Trump did get rid of many of his people throughout his presidency, but it was the way he held that threat over admin members’ heads that gave him his power, and led to the pathetic groveling behavior we saw in many of them. The book details how Alex Azar gradually became one of Trump’s biggest bootlickers–he came within a hair of actually being fired (or at least that’s how he perceived it), and he scrambled to get back in Agent Orange’s good graces.

    But Trump was apparently scared of mass resignations in 2020–he knew it would look bad–and it gave some of the officials leverage over him.

  7. Sleeping Dog says:

    Are Harris’s struggles novel or normal?

    No one is watching Harris’s problems more intently than Joel Goldstein, considered the leading expert on the vice presidency. A law professor emeritus at St. Louis University, he begins every day the same way—Googling “Kamala Harris,” “just to see what’s out there.” What he finds is much criticism similar to what hit her predecessors. But he also sees key differences.

    “Every day, there’s something from the right-wing media and those are the first things that come up,” he said. The intensity and frequency, he said, are different from what he saw in the past. That daily survey has persuaded him that there are six factors working against Harris, and most are unique to her.

    1. Because she was “basically unknown” outside of California, “she doesn’t have much to fall back on in terms of the public’s perception,” unlike Nixon, Humphrey, Mondale, Biden, Bush, and Gore, who all had established reputations before they became vice president.

    2. With Fox News, Newsmax, OAN and others poised to pounce on any slips, she faces “a media environment much different” from the past. “It wasn’t like there was a segment of the media that was going to necessarily be attacking you and was going to be able to have their attacks be accessible to everybody around the country.”

    3. When Republicans struggled to attack Biden early on, she became the go-to target “because they weren’t able to make stuff stick to Biden.”

    4. As the first woman and first African American in the office, she has discovered that “women and minorities get treated differently.” Goldstein said that does not excuse her mistakes that invite legitimate criticism. But he sees a difference in intensity. “There’s more interest in her because she is a first,” he said. “Whether you like her or not, the fact that she’s the first woman to be elected to national office in 230 years is a pretty huge deal.”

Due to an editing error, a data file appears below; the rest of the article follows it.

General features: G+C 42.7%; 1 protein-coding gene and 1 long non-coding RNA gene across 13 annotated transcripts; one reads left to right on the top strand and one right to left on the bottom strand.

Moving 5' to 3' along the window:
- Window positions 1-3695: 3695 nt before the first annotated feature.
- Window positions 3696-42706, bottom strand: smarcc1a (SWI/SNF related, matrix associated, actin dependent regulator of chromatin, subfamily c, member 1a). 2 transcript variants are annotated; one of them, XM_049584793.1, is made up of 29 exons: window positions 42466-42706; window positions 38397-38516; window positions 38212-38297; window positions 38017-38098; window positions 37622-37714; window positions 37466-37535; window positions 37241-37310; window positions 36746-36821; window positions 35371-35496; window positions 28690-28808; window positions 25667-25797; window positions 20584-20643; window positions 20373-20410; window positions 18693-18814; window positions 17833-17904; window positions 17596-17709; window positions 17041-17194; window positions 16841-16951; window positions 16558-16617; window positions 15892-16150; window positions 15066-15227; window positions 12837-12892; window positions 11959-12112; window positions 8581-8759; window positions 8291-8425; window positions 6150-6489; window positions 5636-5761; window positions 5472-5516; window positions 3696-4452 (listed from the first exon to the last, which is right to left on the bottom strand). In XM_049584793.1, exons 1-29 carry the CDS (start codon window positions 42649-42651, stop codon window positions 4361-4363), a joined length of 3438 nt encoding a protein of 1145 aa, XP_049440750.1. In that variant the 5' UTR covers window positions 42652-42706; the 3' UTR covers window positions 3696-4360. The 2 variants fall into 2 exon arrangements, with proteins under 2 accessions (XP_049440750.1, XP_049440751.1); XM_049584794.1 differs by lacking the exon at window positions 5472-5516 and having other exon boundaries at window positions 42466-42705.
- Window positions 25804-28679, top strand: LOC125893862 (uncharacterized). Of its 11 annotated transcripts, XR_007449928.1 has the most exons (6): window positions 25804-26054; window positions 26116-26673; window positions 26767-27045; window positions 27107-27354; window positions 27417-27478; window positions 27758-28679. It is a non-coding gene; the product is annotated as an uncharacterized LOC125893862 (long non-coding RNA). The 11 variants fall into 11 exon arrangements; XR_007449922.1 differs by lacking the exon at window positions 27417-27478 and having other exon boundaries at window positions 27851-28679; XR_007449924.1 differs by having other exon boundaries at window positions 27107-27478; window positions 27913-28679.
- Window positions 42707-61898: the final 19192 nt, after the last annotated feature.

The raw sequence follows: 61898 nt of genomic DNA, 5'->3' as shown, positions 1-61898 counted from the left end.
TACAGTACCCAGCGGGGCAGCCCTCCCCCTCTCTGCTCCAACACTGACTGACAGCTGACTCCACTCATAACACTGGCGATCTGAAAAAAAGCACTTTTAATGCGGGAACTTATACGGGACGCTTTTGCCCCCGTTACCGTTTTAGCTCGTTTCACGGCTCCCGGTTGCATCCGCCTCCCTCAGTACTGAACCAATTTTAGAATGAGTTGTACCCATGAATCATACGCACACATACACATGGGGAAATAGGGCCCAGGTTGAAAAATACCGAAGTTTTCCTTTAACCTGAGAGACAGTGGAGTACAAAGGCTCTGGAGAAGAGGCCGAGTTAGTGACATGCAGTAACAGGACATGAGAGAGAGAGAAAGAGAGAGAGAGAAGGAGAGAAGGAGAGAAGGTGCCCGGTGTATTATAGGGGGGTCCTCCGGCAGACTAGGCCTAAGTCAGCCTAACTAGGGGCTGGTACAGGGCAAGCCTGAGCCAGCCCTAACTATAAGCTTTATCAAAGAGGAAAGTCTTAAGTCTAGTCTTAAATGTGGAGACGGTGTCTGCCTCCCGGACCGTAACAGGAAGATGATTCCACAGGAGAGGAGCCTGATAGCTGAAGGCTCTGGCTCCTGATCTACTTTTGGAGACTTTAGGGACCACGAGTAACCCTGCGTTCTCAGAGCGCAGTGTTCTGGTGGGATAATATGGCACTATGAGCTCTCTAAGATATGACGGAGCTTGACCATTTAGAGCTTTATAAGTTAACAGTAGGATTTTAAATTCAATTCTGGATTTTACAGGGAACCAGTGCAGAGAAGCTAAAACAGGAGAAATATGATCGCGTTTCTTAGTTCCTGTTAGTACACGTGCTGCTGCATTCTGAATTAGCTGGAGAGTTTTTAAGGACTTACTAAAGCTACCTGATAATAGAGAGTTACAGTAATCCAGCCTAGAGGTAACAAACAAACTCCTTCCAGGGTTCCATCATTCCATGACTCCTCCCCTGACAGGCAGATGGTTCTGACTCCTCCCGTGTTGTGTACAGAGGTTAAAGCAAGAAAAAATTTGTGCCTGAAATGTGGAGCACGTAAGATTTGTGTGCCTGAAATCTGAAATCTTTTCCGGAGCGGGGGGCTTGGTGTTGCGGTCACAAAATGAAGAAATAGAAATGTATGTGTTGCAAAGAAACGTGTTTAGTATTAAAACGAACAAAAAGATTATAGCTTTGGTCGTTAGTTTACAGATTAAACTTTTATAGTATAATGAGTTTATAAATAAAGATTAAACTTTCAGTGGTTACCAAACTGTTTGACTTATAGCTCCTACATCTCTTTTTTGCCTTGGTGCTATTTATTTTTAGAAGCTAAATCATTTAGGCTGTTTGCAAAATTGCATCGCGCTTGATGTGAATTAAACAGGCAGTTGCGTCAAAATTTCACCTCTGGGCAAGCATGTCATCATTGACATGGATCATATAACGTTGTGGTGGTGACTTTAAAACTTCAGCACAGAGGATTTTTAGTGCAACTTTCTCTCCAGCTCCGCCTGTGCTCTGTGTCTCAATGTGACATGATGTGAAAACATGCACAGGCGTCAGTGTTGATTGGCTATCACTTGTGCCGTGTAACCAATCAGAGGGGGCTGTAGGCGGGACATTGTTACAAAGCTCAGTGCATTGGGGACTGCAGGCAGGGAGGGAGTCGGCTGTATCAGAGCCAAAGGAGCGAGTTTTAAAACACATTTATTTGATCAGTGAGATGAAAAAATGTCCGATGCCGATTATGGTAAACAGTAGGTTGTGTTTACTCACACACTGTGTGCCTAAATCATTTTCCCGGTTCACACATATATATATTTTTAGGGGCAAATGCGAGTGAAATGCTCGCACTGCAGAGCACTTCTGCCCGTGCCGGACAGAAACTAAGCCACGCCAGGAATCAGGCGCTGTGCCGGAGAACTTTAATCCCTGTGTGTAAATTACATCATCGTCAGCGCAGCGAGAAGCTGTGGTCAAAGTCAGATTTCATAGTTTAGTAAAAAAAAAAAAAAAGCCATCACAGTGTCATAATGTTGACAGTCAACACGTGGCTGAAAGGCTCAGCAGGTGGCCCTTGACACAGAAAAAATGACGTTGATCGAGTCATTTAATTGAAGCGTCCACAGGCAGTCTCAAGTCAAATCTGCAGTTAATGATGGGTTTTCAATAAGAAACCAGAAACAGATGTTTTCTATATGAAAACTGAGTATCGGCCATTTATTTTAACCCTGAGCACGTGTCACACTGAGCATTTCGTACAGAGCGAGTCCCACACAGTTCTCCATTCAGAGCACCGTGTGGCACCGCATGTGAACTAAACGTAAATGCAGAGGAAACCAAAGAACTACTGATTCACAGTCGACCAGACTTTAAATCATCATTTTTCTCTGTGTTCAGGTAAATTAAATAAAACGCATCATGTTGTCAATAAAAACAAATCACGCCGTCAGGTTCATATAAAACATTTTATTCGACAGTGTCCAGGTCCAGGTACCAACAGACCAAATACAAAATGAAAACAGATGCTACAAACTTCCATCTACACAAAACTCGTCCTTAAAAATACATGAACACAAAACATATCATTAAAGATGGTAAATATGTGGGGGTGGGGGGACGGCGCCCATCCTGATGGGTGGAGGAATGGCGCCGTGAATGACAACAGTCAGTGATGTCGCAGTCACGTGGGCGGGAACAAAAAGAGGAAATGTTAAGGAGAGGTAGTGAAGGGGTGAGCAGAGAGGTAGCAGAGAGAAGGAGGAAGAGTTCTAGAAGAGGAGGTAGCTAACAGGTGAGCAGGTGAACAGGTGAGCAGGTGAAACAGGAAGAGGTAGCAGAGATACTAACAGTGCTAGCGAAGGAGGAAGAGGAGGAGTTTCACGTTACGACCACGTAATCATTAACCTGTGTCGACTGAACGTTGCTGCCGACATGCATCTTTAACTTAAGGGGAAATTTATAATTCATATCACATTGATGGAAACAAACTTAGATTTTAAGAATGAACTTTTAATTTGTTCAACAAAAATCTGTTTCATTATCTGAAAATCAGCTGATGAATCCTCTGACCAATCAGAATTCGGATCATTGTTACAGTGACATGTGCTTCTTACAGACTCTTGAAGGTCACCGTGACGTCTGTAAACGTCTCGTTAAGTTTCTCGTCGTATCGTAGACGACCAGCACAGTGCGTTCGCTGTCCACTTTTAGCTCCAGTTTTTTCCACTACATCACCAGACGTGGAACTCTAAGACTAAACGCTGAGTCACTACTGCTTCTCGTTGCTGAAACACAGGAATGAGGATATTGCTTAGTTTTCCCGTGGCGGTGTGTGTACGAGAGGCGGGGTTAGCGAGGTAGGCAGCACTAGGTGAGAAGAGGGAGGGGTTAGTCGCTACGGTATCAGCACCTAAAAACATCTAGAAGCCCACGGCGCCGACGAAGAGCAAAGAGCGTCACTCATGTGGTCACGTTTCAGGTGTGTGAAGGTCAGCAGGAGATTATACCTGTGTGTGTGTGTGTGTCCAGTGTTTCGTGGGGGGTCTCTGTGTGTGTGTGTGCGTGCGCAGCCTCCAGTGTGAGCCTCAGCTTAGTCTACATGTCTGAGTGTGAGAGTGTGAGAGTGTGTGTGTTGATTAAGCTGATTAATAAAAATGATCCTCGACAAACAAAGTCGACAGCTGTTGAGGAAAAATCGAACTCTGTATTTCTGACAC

5. The fact that she is historic guarantees greater scrutiny. More news organizations have reporters assigned full-time to the vice presidential beat than ever before. With more scrutiny comes more criticism.

    6. Biden’s age colors the coverage of Harris. The oldest president ever elected, he would be 82 at his second inauguration. Because of that, talk of a Harris candidacy started this year instead of waiting for a second Biden term. “Normally, for a first-term vice president, people aren’t writing about the springboard for the next presidential election. The assumption for past presidents is they were going to run again.”

    Chervinsky noted there is little precedent for Goldstein’s last point. “Since [James] Polk, no president has willingly said, ‘I’m only going to serve one term.’ So this is not something Americans have had to deal with in 170 years.”

    We discussed Harris a couple of weeks ago, with the loose consensus that her troubles were a combination of all VP’s wearing a sign that says kick me and a hysterical right wing media determine to define her.

  8. liberal capitalist says:

    With the continuing pandemic, I’m really getting exhausted resetting my expectations for retirement options.

    With a life spent playing the frequent traveler game, I have banked an outrageous number of points in AA, AmEx, Marriott and Hilton. Add to that some decent investments, the portfolio is fairly flush for a 60 yr old. My plans were for my wife and I to travel the world, living 3-4 months at various locations at a time, renting homes at those locations.

    Now it’s a question if it makes sense and is within acceptable risk to go to the grocery store, even triple vaxed. (the answer is no.)

    Burgess Meredith, Time Enough At Last, with broken glasses.

  9. Jen says:

    @OzarkHillbilly: I read about that yesterday.

    Hospitals are full of better people than I; I’d be inclined to say to the wife “you think you know how to care for someone this ill? FINE.” Then I’d discharge him to her care and wish her the best of luck.

    I am so, so, so tired of these idiots who take their loved ones to the hospital for treatment–because they opted not to be vaccinated–and then think they can dictate how doctors care for them.

  10. CSK says:

    Let me guess: The woman wants her husband to be given ivermectin or hydroxychloroquine, or both.

    I never see it mentioned by the right wing, but didn’t Trump claim to be popping hydroxychloroquine pills as a preventative in the spring of 2020? Sure did him a lot of good, didn’t it?

  11. Kathy says:

    Good news for a change. they’re giving the flu vaccine today at the office.